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Explore the Black Country Geopark this October half term

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Families are invited to explore the Black Country UNESCO Global Geopark this October half term.

With more than 40 Geosites dotted across the Black Country, many of them great outdoor spaces, there are plenty of places to visit to keep active, while following coronavirus rules.

Whether it’s hunting for fossils at the Wren’s Nest National Nature Reserve, climbing to the top of Barr Beacon, taking a walk along one of the wonderful canals that stretch across the Black Country or walking through the woods at Sandwell Valley Country Park, there’s plenty to enjoy.

A number of Black Country attractions are also offering outdoor activities including The Red House Glass Cone in Wordsley, which will have a free super sleuth outdoor trail for children to take part in.

The trail is available Monday to Friday from 10am to 3pm and Saturday and Sunday from 11am to 4pm and every child who completes the trail will receive a small prize.

Bumble Hole nature reserve will be also be offering a free trail. Children and families can take part hunting for letters around the reserve and unscrambling them to spell out words.

There’s a copy of the map and instructions on the visitors centre noticeboard. People can photograph this on their smartphones or print off the trail and map from the Bumble Hole Visitors Centre Facebook page.

For rainy days, Wolverhampton Art Gallery has published a tool of online resources to keep children entertained at home. These can be found at https://www.wolverhamptonart.org.uk/family-friendly/family-friendly-free-online-resources/

People choosing to explore any of their local Geosites must always follow the latest coronavirus guidance which includes the rule of six and social distancing.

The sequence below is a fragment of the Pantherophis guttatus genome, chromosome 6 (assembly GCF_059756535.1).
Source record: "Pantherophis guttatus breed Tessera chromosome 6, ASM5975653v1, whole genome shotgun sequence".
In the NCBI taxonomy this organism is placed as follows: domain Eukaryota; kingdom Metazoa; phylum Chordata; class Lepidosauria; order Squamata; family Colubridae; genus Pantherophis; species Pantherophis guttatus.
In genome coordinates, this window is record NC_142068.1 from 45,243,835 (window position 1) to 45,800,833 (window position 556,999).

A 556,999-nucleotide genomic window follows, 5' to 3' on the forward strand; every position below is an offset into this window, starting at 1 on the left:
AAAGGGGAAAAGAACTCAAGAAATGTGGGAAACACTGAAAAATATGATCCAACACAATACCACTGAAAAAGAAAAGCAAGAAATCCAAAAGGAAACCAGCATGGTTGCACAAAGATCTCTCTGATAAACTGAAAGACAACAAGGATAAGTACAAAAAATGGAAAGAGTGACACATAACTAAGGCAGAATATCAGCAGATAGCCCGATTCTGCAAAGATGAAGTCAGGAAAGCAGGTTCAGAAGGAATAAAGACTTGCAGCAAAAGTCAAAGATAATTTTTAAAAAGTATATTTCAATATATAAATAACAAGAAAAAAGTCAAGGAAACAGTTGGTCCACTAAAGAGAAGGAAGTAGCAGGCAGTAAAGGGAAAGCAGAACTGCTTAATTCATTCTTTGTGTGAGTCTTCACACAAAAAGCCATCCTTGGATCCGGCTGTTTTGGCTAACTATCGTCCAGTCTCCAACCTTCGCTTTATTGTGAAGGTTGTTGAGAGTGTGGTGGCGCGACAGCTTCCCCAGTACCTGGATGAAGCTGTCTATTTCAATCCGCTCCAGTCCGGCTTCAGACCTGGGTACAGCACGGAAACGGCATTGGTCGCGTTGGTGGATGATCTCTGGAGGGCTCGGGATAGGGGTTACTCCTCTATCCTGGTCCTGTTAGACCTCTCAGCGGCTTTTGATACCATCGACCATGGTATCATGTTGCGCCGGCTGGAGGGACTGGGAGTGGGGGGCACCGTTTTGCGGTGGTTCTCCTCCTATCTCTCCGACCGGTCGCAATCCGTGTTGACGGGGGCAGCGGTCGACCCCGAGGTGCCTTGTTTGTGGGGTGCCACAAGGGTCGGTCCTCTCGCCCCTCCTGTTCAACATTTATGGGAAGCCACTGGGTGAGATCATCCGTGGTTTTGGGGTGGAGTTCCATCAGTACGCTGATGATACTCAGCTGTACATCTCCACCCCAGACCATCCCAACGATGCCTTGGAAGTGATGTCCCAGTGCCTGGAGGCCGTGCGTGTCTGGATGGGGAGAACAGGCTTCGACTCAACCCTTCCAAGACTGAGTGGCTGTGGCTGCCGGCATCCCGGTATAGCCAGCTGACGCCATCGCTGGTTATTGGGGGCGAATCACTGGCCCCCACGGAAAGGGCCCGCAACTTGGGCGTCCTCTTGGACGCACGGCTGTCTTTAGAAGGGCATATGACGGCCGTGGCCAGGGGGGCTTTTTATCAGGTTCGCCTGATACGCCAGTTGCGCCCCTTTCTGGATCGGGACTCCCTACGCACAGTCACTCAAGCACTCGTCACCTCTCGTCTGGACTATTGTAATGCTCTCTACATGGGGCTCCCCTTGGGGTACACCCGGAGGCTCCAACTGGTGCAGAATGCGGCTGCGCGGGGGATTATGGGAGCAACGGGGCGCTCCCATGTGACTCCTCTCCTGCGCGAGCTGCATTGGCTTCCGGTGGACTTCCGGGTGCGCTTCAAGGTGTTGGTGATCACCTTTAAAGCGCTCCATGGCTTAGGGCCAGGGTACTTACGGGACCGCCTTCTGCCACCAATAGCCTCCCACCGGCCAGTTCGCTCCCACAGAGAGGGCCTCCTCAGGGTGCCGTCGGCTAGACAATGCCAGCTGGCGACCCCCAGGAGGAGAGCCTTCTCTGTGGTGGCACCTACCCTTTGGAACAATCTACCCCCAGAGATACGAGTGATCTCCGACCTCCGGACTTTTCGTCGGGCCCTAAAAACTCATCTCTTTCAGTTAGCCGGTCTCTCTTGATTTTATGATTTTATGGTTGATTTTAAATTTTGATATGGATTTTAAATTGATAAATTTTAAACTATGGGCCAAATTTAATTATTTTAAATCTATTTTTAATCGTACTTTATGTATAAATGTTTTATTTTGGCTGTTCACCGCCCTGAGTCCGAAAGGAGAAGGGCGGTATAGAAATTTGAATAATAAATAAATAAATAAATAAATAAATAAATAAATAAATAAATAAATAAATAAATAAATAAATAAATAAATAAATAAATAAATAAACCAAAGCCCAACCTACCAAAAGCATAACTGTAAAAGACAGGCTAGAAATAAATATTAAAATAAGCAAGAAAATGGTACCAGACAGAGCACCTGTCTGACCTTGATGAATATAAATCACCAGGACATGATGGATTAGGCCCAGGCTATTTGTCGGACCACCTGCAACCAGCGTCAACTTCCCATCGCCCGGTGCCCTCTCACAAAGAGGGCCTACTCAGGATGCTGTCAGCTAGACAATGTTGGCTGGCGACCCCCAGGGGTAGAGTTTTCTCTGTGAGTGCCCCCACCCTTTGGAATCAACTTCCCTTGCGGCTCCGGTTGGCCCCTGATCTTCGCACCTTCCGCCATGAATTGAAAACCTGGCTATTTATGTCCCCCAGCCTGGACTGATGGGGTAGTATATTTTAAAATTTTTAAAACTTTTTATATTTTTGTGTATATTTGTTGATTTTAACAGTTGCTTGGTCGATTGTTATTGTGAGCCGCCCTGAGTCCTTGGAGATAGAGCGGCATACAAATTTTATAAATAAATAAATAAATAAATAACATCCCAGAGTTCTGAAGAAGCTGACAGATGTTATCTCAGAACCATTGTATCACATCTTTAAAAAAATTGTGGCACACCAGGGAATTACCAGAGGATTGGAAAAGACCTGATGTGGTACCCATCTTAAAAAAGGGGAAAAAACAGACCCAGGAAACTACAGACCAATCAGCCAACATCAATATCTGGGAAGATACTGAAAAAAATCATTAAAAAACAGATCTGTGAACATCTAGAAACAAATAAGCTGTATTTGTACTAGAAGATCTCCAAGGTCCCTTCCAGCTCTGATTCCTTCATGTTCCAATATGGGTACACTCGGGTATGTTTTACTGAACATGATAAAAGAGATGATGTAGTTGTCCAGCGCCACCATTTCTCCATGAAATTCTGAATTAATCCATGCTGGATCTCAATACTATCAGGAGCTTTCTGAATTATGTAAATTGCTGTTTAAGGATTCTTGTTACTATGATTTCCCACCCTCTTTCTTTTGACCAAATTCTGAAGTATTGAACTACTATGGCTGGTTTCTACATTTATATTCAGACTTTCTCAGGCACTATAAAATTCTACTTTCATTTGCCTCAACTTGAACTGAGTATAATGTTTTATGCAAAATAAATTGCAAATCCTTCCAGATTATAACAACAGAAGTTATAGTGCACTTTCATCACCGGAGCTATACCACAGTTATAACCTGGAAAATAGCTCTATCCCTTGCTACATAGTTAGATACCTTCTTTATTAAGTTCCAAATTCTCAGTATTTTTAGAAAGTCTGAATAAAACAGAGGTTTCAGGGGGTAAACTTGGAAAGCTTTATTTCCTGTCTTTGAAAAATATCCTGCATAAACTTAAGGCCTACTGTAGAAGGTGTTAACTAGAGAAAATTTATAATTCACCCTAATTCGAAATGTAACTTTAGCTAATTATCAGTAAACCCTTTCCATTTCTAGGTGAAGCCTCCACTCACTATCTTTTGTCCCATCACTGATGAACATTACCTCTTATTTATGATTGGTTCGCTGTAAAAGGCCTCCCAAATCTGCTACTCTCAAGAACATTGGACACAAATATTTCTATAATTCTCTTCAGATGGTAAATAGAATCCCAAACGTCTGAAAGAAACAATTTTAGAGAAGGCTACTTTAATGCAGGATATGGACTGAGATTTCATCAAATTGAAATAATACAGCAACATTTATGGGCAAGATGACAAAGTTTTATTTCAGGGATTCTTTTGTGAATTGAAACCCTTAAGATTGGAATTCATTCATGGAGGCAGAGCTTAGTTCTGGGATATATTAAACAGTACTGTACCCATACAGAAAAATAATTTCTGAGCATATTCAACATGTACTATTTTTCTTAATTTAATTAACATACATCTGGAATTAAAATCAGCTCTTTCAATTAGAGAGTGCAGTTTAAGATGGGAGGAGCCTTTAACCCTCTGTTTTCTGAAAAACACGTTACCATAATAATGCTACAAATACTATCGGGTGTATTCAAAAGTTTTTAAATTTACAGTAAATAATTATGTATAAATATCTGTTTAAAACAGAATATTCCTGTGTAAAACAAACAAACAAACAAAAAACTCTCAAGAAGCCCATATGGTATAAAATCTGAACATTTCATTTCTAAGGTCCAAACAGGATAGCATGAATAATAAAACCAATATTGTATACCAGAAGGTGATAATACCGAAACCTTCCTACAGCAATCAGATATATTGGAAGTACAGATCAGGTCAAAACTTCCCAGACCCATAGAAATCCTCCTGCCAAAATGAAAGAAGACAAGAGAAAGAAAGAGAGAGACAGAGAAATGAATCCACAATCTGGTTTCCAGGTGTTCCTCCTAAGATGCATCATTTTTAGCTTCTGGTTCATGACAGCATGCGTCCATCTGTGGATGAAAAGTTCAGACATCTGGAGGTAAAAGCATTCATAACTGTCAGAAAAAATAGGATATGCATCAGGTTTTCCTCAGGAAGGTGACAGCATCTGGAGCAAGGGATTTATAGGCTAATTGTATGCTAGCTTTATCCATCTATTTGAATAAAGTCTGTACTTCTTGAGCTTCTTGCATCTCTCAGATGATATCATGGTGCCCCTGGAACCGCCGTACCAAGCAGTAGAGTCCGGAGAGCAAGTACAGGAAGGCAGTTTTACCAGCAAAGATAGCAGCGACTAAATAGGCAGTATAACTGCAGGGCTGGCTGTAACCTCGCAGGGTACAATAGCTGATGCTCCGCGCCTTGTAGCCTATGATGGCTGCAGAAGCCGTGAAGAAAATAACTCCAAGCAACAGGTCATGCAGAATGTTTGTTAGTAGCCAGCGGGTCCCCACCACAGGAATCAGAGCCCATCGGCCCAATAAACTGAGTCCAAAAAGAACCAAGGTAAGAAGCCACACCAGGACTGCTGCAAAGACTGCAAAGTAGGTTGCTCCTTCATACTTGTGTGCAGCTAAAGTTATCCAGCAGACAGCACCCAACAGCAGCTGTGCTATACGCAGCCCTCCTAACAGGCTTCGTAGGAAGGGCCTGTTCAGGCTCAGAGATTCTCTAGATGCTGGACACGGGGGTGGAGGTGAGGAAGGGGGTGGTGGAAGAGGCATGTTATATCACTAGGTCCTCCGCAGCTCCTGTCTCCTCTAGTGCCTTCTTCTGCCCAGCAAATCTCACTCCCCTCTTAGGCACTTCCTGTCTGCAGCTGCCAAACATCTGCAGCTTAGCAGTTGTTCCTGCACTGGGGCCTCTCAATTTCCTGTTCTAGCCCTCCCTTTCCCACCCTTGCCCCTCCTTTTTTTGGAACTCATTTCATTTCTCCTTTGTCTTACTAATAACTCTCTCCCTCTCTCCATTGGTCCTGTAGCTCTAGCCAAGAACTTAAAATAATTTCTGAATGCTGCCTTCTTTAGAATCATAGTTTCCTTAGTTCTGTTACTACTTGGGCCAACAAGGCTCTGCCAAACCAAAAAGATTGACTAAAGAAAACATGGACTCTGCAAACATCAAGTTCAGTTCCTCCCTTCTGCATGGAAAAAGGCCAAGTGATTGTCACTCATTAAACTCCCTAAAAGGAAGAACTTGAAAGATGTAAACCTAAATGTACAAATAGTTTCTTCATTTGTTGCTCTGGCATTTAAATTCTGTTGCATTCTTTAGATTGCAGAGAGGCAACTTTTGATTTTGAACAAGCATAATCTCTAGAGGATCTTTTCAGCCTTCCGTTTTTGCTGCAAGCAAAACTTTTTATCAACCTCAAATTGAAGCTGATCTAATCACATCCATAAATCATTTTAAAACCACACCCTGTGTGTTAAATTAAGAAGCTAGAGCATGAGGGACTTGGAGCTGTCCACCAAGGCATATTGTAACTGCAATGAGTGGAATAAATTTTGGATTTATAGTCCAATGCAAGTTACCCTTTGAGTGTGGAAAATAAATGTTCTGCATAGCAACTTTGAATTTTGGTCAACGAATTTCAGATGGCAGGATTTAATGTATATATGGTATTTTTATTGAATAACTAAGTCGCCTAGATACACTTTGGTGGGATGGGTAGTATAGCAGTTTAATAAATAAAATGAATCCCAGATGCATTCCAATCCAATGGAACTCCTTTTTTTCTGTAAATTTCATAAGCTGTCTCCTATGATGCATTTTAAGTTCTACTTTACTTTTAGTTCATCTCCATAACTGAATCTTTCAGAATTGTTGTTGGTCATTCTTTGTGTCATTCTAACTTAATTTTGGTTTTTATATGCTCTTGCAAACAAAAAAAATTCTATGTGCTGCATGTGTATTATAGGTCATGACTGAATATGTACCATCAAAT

Councillor Ian Kettle, cabinet member for regeneration and enterprise, said:

This half term it’s a great time to wrap up warm and discover the wonderful array of places to visit within the UNESCO Global Geopark.
This year, more than ever before, many of us have come to really appreciate the open spaces near where we live and many of them are most likely to be sites within the geopark.
With many of the sites providing big, open spaces they are a safe haven during these difficult times, but people must always remember to follow the rule of six and social distancing.

People can share pictures from their visits on social media, whether it’s a craggy rock face, a duck swimming along the canal or a beautiful autumn landscape by tagging in Black Country UNESCO Global Geopark on Facebook or @bcgeopark on twitter.

For a full list of Geosites waiting to be explored go to https://blackcountrygeopark.dudley.gov.uk/

Notes to editors

The Black Country gained UNESCO Global Geopark status earlier this year following a lengthy application process by Dudley, Sandwell, Walsall and Wolverhampton councils with the support of partners including the Canal and River Trust, Natural England, the Birmingham and Black Country Wildlife Trust and the Black Country Consortium.

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